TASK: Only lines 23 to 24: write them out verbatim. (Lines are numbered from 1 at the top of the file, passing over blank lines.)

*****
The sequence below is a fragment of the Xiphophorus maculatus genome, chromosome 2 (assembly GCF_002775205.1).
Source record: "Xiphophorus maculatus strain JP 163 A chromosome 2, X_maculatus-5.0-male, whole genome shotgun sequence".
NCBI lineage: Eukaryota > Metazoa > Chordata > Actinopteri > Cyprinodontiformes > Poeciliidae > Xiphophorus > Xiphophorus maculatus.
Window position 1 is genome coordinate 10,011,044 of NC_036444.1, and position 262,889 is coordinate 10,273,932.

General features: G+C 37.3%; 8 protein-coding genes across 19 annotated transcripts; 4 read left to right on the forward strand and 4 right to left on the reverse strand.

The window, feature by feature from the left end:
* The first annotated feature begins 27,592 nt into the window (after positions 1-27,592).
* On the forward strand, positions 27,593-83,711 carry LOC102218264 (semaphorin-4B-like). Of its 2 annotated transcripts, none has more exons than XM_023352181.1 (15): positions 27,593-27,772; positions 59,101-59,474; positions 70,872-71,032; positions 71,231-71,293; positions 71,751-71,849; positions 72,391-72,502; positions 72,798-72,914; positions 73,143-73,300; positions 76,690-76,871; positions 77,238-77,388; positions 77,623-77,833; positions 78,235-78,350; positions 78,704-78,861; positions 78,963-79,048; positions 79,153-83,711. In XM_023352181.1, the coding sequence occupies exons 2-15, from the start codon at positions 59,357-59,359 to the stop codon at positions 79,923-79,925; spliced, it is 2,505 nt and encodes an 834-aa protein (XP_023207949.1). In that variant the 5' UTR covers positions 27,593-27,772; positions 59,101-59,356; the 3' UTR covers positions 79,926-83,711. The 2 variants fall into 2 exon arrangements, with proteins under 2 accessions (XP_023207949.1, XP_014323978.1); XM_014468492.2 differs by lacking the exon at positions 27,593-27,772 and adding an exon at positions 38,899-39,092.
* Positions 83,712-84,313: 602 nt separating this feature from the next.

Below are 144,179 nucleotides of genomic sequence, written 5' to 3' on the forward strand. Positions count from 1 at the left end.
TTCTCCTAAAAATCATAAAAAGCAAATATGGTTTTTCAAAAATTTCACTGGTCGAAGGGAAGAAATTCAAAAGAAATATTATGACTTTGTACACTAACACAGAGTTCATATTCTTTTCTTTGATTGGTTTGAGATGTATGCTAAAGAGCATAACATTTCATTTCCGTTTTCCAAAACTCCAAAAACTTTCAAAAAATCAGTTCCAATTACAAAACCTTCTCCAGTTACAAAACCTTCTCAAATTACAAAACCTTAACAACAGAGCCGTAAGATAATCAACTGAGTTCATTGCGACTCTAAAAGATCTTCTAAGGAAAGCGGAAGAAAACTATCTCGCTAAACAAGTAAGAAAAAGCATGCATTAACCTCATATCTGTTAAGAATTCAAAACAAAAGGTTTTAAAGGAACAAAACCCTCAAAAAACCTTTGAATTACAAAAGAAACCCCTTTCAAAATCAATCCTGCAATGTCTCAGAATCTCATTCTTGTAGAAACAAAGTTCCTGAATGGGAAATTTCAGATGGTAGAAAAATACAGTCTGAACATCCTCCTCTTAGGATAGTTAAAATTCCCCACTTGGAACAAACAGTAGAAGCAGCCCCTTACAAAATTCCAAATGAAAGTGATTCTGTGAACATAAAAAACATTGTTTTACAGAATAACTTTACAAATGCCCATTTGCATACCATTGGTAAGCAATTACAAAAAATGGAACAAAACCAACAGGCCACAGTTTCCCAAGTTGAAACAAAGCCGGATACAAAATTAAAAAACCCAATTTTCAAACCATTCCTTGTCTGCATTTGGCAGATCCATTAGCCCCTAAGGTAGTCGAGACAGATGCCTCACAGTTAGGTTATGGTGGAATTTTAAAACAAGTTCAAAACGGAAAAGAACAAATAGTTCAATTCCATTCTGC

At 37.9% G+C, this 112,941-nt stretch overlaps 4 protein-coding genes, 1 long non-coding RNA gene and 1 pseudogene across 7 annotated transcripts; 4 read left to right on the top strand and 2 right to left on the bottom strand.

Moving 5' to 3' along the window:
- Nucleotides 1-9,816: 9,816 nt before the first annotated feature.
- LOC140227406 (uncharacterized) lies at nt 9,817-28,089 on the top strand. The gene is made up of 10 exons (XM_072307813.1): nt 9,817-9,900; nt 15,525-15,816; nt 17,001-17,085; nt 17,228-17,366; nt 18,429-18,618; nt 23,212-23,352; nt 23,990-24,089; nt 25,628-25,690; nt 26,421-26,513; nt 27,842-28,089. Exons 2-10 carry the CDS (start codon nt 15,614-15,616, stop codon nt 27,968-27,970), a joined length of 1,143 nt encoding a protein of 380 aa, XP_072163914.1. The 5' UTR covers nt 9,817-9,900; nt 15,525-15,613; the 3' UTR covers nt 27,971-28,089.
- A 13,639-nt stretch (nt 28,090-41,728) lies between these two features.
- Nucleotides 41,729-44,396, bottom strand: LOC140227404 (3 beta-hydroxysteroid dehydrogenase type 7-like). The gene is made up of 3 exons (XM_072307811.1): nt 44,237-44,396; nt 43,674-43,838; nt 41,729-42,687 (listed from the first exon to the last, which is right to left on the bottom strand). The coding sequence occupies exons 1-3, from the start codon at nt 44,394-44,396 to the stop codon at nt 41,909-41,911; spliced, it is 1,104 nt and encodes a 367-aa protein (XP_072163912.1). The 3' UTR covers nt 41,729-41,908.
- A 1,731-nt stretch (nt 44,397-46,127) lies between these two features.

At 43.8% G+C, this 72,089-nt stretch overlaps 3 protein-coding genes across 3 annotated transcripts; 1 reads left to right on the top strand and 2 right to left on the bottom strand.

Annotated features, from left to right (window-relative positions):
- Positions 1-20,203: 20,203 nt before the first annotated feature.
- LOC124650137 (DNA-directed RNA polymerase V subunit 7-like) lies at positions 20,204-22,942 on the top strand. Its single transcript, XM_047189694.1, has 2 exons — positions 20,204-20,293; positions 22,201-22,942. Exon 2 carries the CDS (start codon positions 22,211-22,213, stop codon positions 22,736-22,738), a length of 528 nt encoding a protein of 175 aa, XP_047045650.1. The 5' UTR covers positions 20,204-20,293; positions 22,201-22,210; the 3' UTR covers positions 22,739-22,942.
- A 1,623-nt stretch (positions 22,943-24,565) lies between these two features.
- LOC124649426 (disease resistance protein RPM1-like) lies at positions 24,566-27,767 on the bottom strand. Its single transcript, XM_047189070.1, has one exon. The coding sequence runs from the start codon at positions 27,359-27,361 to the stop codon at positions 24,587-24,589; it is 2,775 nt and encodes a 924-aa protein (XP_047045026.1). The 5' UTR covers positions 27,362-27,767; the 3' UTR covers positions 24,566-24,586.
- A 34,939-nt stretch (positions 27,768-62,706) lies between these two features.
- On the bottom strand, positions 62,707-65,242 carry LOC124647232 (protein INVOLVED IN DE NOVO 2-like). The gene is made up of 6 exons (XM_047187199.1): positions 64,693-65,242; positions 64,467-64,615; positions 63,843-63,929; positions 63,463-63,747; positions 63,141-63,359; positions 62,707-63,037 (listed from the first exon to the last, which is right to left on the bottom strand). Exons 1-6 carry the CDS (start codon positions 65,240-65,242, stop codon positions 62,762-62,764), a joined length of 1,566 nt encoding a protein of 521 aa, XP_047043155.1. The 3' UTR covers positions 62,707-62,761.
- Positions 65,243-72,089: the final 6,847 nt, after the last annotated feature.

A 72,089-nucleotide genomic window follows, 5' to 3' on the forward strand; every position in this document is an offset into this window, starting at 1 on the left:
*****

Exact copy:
- A 1,623-nt stretch (positions 22,943-24,565) lies between these two features.
- LOC124649426 (disease resistance protein RPM1-like) lies at positions 24,566-27,767 on the bottom strand. Its single transcript, XM_047189070.1, has one exon. The coding sequence runs from the start codon at positions 27,359-27,361 to the stop codon at positions 24,587-24,589; it is 2,775 nt and encodes a 924-aa protein (XP_047045026.1). The 5' UTR covers positions 27,362-27,767; the 3' UTR covers positions 24,566-24,586.